She said Bergstein summoned her partner Samponaro and “he dumped her on the divorce” and forced her to hire a lawyer.
Kasser says that she and Samponaro – a real estate saleswoman who worked as an election campaign manager in 2018 and later briefly as an assistant in her Senate office – did not have a romantic relationship until after Bergstein filed for divorce in late 2018 and after Samponaro quit her job in Kasser’s office received.
“I want to be very clear, we didn’t have an affair, and to be very clear, Nichola had nothing to do with the failure of my marriage,” said Kasser.
In 2019, CNBC announced that the divorce petitions included an email in which Bergstein offered to provide $ 222,000 from “Morgan Stanley’s earnings for the next 2 years” to pay for her personal and professional budget. The offer came before Kasser parted ways with him.
Some of that money, Bergstein wrote, could be used to pay Samponaro’s salary and that of another legislative assistant.
Bergstein suggested running the money through a private company, at one point owned by Kasser’s mother, or through a limited liability company, saying there should be restrictions on how the money should be used.
Bergstein’s marriage attorney Janet Battey at the time told CNBC that Kasser’s attorney’s complaint cited quotes from the email and said his desire to avoid a conflict with Morgan Stanley’s compliance rules prompted him to impose restrictions on the use of his money his wife to support her as a senator.
Bergstein never paid the money, which became an issue in the couple’s divorce case.
Kasser said her divorce impacted her work as a senator in promoting the passage of Jennifer’s law.
“My motives have been questioned and my personal situation is brought up again and again,” said Kasser.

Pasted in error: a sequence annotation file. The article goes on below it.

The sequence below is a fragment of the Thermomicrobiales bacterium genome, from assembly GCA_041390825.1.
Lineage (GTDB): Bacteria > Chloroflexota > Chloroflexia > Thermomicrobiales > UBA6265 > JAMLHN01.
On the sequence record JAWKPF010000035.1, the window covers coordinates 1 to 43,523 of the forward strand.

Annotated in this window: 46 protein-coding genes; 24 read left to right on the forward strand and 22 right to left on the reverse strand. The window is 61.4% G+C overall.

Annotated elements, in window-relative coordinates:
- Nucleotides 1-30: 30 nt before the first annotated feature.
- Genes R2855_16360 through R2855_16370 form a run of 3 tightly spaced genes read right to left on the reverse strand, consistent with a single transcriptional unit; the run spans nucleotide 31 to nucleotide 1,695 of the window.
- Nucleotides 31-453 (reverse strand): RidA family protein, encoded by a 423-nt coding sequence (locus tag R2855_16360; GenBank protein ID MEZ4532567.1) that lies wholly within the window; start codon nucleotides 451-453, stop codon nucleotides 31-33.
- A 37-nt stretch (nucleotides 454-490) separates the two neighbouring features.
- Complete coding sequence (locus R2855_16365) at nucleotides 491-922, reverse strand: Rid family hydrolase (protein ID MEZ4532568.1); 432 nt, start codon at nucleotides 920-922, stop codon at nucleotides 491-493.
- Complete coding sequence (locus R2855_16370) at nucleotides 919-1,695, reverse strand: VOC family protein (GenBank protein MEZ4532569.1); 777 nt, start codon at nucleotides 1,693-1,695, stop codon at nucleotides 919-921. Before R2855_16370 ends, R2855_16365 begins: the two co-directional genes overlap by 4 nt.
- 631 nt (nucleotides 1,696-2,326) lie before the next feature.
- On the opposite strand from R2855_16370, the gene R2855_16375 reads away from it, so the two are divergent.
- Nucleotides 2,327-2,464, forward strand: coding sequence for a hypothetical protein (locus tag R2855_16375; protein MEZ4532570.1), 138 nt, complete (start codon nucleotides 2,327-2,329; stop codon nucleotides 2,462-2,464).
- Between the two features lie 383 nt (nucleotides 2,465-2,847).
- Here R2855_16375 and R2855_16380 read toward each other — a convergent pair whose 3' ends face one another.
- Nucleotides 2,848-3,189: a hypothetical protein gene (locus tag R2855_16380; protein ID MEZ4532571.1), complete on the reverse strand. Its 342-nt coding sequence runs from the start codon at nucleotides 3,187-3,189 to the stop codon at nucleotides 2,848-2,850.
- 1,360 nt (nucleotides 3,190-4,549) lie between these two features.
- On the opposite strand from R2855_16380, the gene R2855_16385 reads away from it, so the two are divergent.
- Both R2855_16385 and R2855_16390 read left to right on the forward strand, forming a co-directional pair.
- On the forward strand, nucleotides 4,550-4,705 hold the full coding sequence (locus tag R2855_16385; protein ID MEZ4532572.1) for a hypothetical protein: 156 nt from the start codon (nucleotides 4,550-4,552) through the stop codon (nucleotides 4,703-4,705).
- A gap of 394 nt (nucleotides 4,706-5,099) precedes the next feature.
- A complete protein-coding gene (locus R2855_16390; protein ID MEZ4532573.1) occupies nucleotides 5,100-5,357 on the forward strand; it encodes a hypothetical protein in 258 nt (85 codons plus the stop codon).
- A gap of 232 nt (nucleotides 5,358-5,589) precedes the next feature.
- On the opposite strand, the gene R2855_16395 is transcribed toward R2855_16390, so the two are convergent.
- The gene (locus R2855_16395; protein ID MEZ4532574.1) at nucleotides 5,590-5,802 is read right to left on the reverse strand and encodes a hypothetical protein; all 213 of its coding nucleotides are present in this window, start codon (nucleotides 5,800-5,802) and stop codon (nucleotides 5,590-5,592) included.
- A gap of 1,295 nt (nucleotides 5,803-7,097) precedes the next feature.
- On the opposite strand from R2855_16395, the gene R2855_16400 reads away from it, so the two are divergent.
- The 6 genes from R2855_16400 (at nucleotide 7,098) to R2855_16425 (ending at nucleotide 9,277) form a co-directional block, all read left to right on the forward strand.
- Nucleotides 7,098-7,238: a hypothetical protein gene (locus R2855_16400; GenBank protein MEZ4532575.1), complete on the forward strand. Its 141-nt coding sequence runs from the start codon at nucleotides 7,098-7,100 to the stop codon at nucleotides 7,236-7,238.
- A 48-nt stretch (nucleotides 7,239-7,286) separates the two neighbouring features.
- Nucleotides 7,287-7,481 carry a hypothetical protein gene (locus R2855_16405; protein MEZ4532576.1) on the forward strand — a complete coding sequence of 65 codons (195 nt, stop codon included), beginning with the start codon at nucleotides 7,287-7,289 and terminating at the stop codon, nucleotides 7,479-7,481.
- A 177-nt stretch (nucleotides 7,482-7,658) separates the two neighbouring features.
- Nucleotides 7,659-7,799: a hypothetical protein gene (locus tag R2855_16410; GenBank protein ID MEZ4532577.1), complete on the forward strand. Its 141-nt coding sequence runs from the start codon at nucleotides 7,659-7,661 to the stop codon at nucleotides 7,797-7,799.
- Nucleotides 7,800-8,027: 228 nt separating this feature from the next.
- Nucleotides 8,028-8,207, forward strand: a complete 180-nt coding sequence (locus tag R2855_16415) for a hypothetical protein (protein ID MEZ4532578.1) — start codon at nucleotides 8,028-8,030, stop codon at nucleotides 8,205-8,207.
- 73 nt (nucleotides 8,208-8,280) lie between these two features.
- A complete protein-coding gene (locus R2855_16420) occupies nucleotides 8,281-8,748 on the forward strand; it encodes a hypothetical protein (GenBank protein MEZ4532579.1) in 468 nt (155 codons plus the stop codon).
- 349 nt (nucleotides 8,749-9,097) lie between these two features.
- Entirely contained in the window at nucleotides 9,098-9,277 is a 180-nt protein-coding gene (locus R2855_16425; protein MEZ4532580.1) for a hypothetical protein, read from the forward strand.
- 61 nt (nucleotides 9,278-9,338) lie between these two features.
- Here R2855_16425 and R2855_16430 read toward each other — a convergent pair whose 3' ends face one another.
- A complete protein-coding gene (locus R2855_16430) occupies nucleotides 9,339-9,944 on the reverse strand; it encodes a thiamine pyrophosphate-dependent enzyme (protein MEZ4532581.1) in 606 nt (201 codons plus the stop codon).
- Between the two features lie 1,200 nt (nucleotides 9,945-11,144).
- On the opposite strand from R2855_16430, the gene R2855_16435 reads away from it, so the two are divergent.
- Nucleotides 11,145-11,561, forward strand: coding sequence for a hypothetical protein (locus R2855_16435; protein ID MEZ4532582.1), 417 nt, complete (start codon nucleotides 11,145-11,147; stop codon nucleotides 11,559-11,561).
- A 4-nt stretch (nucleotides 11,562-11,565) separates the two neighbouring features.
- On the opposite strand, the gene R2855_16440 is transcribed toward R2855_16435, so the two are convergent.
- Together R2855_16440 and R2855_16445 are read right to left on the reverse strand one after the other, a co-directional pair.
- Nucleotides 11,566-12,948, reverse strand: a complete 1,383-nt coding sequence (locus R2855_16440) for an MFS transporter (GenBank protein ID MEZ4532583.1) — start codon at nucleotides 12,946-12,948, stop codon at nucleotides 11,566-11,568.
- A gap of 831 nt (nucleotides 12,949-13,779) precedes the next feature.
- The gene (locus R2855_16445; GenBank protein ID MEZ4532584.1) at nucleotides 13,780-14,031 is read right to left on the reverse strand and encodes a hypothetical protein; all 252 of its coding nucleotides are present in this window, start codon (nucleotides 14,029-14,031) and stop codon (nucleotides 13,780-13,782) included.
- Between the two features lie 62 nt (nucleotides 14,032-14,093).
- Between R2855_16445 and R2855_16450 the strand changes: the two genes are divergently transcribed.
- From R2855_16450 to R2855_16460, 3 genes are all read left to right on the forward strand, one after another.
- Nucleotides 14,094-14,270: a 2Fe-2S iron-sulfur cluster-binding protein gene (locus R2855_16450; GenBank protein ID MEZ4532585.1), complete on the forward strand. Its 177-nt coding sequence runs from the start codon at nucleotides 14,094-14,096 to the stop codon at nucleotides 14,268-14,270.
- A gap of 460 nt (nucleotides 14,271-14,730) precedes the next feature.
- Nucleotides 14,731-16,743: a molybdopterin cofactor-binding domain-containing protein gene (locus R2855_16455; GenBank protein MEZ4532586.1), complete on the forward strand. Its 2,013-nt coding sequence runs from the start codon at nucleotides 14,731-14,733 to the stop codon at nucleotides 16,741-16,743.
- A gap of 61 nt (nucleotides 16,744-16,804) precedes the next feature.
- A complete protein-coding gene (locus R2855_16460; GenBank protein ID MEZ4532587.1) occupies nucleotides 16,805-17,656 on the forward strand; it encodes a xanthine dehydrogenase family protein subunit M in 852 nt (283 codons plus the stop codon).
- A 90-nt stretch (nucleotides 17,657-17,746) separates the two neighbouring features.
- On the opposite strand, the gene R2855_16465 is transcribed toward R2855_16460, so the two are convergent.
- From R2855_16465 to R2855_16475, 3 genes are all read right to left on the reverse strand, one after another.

“When I passed Jennifer’s law, someone in the legislature accused me … [writing the law to make] It is effective immediately to help my own case, “she noted.
Kasser choked when asked what she would miss as a senator.
“I’ll miss everything about it,” she said. “I will miss my colleagues. I will miss the incredible camaraderie and conversations we had …[about] how we can bring our personal experience and expertise to an endless number of topics we wanted to address. “
“It really is a life-changing experience and I loved every minute of it,” said Kasser, adding that her work as a senator was “the greatest professional pleasure I have ever had.”
Kasser, a University of Chicago Law School graduate who previously worked as an attorney for whiteshoe firm Skadden Arps, said she had no idea what she would do after she left the Senate.
“I have to focus all of my time and attention on this divorce,” she said. “I can’t make personal or professional plans until I’m free.”
“My immediate plan is to resolve this divorce as soon as possible.”
But her resignation statement broadly relates to her future intentions.
“I will continue to fight against bullying and bigotry in all its forms in the future,” wrote Kasser. “Now that I’ve found my voice, I’ll never stop using it.”
Kasser’s compatriot in the state of Connecticut, Senator Julie Kushner, D-Bethel, told CNBC that she was sorry to see Kasser leave.
“I liked Alex a lot,” said Kushner, the pro tempore deputy senate president who called Kasser “a hard worker.”
“She really added a different perspective and endorsed a lot of progressive laws. She was a vocal advocate of the minimum wage increase and its impact on working women.”
“Connecticut is going to miss you, I think,” said Kushner. “But I am sure she had good reasons for this step.”